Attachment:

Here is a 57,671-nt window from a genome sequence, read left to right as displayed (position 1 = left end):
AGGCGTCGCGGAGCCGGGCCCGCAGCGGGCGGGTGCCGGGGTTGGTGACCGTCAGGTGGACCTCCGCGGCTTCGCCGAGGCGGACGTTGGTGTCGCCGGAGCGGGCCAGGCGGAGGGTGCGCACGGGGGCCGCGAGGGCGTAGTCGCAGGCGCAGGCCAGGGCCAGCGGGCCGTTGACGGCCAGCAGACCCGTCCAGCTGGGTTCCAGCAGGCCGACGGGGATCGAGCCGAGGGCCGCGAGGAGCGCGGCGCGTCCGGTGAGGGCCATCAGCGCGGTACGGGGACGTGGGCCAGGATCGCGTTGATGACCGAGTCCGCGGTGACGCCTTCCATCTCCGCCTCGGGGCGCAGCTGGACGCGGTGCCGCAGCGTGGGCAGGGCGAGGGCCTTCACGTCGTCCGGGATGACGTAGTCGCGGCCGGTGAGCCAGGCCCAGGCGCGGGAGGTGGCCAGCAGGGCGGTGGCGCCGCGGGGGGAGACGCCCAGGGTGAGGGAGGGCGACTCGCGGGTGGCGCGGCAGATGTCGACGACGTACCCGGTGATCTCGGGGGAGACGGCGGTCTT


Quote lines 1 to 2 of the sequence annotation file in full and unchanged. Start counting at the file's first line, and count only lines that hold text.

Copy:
Here is a 57,671-nt window from a genome sequence, read left to right as displayed (position 1 = left end):
AGGCGTCGCGGAGCCGGGCCCGCAGCGGGCGGGTGCCGGGGTTGGTGACCGTCAGGTGGACCTCCGCGGCTTCGCCGAGGCGGACGTTGGTGTCGCCGGAGCGGGCCAGGCGGAGGGTGCGCACGGGGGCCGCGAGGGCGTAGTCGCAGGCGCAGGCCAGGGCCAGCGGGCCGTTGACGGCCAGCAGACCCGTCCAGCTGGGTTCCAGCAGGCCGACGGGGATCGAGCCGAGGGCCGCGAGGAGCGCGGCGCGTCCGGTGAGGGCCATCAGCGCGGTACGGGGACGTGGGCCAGGATCGCGTTGATGACCGAGTCCGCGGTGACGCCTTCCATCTCCGCCTCGGGGCGCAGCTGGACGCGGTGCCGCAGCGTGGGCAGGGCGAGGGCCTTCACGTCGTCCGGGATGACGTAGTCGCGGCCGGTGAGCCAGGCCCAGGCGCGGGAGGTGGCCAGCAGGGCGGTGGCGCCGCGGGGGGAGACGCCCAGGGTGAGGGAGGGCGACTCGCGGGTGGCGCGGCAGATGTCGACGACGTACCCGGTGATCTCGGGGGAGACGGCGGTCTT